Politics tainted green: EPA uses enforcement as partisan political weapon

By David Ridenour
web posted October 1998

The Environmental Protection Agency seems to be more concerned about partisan politics these days than protecting the environment.

A case in point is its recent prosecution of Virginia-based Smithfield Foods, Inc., the major employer in a small town best known as the home of Smithfield hams.

Last year, the EPA brought a $125 million suit against Smithfield alleging that the company had dumped excessive amounts of waste into the Pagan River, a tributary that flows into the Chesapeake Bay. Smithfield eventually was ordered by a U.S. District Court judge to pay $12.6 million in fines, just 10 per cent of what the EPA had sought. An appeal is pending. Both the process by which this fine was imposed and the timing of the suit, however, suggest that the EPA's legal action had more to do with politics than environmental protection.

The EPA's complaint against Smithfield Foods centered on allegations the company had exceeded its permit limits for discharging phosphorous and nitrogen into the Pagan River. Smithfield never disputed the charge, but noted it had written permission from the Commonwealth of Virginia to exceed those limits under a quid pro quo arrangement with state officials.

Indeed, it did. Democratic Governor Douglas Wilder signed a consent order in 1991 permitting Smithfield to continue disposing of its waste above permitted limits until a sewer line could be constructed connecting the company's plants to a public waste treatment facility near Hampton, 17 miles away. In return, Smithfield forked over several million dollars to build the new sewer line. The agreement seemed like a "win-win" resolution for the state, for the company, for taxpayers and above all for the environment.

The Pagan River may not yet be 100 per cent pure, but it is measurably cleaner than it was a few years ago and getting cleaner with each passing day. The Wilder Administration entered into the consent agreement in part to end a suit by Smithfield challenging new phosphorous limits imposed in 1988 that the company contended were beyond the ability of current technology to meet. The Commonwealth of Virginia believed it had the authority to negotiate such a deal because the federal EPA signed an agreement in 1975 giving Virginia primary responsibility for enforcing the Clean Water Act within its borders. What's more, the EPA was well aware of the consent agreement when it was enacted in 1991 but raised no objection to it until 1997, which just happened to be an election year in Virginia.

Republican State Attorney General James Gilmore, the state official responsible for prosecuting environmental violators, was running against Democrat Don Beyer for governor, and the Clinton Administration wanted to pin a "scarlet letter" to Gilmore¹s lapel. Creating a public perception that Virginia was soft on environmental violators would sabotage Gilmore¹s election chances, it reasoned.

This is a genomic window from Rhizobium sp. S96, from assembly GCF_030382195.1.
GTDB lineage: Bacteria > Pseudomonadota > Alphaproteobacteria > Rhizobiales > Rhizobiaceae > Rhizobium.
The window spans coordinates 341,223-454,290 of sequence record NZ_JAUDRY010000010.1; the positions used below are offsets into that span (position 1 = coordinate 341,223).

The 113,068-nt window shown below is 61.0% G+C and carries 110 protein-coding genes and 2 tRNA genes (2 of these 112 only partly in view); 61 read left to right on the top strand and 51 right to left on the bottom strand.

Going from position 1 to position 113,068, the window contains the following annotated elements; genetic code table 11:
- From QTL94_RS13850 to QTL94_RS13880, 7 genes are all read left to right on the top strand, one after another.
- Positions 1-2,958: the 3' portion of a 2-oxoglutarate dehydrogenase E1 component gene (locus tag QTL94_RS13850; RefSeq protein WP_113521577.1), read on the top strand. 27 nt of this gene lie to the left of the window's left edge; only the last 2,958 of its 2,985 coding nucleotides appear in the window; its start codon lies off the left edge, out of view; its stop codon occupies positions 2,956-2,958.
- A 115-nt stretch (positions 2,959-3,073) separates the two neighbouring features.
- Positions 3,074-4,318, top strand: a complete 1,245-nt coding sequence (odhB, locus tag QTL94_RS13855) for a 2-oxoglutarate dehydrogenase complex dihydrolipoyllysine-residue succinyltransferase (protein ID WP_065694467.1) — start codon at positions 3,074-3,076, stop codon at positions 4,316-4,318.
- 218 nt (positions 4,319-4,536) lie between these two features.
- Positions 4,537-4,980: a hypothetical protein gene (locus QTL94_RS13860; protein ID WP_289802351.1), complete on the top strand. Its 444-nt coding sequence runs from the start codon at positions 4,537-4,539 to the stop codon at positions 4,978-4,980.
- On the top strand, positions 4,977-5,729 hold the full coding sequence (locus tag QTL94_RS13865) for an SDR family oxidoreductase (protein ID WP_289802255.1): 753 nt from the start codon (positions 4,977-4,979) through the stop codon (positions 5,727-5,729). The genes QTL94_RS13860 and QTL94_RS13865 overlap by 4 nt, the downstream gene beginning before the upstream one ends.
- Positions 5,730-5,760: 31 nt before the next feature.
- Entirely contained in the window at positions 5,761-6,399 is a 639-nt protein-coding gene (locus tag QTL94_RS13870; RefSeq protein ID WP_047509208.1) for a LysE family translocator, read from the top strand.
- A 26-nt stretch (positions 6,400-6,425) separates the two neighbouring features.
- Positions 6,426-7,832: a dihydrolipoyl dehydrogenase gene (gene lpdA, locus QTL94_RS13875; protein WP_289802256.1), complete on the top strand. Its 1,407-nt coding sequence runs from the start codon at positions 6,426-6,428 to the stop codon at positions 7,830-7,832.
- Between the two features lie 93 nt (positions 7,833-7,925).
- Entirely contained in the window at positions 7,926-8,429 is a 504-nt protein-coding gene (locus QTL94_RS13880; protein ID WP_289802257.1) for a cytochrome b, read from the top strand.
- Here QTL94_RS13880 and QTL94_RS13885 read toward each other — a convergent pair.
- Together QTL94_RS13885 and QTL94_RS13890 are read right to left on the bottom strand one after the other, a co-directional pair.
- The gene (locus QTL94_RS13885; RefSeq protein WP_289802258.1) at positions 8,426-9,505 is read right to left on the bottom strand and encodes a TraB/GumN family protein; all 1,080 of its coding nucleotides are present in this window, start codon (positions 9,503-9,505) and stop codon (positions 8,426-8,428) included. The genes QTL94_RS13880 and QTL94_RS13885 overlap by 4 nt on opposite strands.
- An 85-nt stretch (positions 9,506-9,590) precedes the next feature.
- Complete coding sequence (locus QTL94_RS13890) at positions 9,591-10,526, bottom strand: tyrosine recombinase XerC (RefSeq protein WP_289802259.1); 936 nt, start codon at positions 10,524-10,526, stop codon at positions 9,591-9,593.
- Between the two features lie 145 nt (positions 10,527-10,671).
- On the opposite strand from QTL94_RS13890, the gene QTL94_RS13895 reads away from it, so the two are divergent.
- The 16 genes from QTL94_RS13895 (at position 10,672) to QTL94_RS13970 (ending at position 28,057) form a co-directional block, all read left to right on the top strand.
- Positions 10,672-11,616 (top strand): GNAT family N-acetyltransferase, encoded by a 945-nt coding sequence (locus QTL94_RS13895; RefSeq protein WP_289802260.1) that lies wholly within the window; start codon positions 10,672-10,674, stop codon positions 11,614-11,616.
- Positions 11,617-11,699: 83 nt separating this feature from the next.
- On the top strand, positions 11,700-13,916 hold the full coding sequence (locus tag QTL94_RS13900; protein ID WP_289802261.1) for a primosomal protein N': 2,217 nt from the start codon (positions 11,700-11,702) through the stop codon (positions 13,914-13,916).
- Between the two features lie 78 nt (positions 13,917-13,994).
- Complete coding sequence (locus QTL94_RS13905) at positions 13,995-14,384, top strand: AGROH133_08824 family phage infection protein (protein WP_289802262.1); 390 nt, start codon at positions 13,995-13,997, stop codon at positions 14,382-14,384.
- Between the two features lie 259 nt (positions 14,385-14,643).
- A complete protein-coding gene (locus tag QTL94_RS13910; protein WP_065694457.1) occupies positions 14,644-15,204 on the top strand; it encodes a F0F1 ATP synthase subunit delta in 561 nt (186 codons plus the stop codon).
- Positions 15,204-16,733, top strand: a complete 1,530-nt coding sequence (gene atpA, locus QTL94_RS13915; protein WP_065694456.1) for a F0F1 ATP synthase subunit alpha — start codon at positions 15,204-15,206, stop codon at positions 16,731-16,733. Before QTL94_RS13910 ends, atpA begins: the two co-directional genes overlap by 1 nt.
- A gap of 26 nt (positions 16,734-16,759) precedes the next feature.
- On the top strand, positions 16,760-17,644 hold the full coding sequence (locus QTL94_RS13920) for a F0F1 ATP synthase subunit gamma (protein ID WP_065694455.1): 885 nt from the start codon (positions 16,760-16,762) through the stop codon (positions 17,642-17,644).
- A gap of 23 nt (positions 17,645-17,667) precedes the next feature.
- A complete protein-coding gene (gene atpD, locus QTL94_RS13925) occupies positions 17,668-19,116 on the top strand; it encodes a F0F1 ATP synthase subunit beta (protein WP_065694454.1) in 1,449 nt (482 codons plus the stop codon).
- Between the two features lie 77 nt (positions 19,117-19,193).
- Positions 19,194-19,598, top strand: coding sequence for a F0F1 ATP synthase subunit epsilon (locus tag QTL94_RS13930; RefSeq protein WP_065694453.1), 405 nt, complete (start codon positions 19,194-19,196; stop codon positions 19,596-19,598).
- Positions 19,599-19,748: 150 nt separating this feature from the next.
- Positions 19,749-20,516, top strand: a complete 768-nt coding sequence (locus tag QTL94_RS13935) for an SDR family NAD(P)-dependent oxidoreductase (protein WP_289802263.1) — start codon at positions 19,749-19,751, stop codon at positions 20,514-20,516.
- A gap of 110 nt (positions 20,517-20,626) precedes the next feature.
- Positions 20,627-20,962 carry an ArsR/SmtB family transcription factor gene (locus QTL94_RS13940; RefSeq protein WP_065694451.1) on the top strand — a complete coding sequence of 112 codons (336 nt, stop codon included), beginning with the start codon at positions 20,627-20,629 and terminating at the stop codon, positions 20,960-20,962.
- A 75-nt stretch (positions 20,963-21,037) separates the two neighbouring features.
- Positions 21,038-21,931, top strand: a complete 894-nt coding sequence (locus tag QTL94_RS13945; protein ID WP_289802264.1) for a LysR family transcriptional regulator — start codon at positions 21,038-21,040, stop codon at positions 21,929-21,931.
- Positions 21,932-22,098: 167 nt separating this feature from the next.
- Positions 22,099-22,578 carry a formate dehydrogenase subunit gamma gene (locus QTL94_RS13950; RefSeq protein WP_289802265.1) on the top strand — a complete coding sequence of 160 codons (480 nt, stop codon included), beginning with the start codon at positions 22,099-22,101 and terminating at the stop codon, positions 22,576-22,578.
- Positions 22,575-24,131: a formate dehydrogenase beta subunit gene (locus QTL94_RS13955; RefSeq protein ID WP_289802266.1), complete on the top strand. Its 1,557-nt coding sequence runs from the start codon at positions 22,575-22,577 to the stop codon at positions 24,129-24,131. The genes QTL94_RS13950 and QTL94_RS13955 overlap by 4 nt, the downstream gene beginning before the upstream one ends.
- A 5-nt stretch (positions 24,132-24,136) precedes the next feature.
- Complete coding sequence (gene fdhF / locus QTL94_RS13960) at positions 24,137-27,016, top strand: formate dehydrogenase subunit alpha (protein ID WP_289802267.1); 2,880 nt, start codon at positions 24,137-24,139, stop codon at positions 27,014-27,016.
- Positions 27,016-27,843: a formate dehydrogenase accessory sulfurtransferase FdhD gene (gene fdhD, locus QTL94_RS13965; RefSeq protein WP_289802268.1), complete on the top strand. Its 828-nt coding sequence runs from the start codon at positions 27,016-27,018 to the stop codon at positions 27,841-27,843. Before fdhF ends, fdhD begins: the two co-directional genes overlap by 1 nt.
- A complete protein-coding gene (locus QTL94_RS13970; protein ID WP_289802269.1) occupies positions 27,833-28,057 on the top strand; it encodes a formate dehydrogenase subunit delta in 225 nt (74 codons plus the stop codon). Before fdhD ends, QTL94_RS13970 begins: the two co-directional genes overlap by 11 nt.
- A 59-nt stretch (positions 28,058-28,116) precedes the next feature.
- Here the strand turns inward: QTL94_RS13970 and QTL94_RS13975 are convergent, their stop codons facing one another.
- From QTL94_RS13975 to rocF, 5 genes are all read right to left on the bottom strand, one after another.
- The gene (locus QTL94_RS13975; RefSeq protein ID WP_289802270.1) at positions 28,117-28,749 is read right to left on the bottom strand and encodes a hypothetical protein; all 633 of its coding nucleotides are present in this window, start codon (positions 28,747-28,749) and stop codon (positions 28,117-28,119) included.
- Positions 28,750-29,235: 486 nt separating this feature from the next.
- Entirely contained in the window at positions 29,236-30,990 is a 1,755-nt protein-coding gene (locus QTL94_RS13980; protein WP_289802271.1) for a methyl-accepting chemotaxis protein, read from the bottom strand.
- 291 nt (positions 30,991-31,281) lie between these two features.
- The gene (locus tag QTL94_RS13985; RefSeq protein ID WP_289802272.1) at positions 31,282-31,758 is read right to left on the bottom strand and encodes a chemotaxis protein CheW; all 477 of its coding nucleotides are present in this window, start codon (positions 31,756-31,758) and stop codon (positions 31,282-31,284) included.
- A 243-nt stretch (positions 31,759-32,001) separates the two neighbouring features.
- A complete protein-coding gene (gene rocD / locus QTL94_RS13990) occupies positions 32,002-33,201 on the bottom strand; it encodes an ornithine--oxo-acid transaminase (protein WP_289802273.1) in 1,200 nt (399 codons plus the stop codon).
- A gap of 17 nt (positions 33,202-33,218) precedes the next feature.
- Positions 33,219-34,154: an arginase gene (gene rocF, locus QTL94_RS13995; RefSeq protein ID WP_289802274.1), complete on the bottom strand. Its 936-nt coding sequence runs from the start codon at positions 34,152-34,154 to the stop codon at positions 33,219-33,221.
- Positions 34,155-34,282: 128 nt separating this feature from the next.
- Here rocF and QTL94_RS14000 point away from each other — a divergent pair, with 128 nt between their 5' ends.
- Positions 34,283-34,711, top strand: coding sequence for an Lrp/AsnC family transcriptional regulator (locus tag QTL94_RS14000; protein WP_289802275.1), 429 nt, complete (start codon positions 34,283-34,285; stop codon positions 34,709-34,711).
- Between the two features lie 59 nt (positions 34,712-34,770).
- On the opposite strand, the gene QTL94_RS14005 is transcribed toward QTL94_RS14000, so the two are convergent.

Unfortunately, such blatant politicking by the EPA is not confined to the Smithfield case. A recent report written by Dr. Bonner Cohen for the National Wilderness Institute documents a clear pattern of political abuse at the EPA. Among the report¹s findings:

  • In March, 1995, EPA Acting Assistant Administrator Gary Foley asked the director of the EPA's lab in Atlanta to urge other EPA employees to call House members they knew personally and urge them to vote against a bill that would cut EPA funding. Such lobbying by government officials during business hours is a clear violation of the Anti-Lobbying Act of 1940.
  • Since 1995, the EPA has handled requests for "detailees" in a partisan political manner. Detailees are EPA employees who are routinely loaned to congressional offices needing technical assistance. During that period, all four requests made by Democrats for new detailees have been approved while all three requests from Republicans have been rejected.
  • Over the past several years, top EPA officials have redirected some half-million dollars in federal funds earmarked for Chesapeake Bay clean-up efforts away from a state and local government advisory council to a non-profit organization entirely under EPA's control. There's little doubt that the shift in funding is aimed at circumventing state and local government authority over Bay policy, clearly a misuse of federal funds and a jarring conflict of interest.

With all these political activities, one wonders how effective and, indeed, how just the EPA can be in carrying out its principal mission of safeguarding the environment. Apparently, the nation's top environmental enforcers now need some policing of their own. Congressional oversight committees should take the hint and get their own cops back on the beat.

Courtesy of the The National Center for Public Policy Research.




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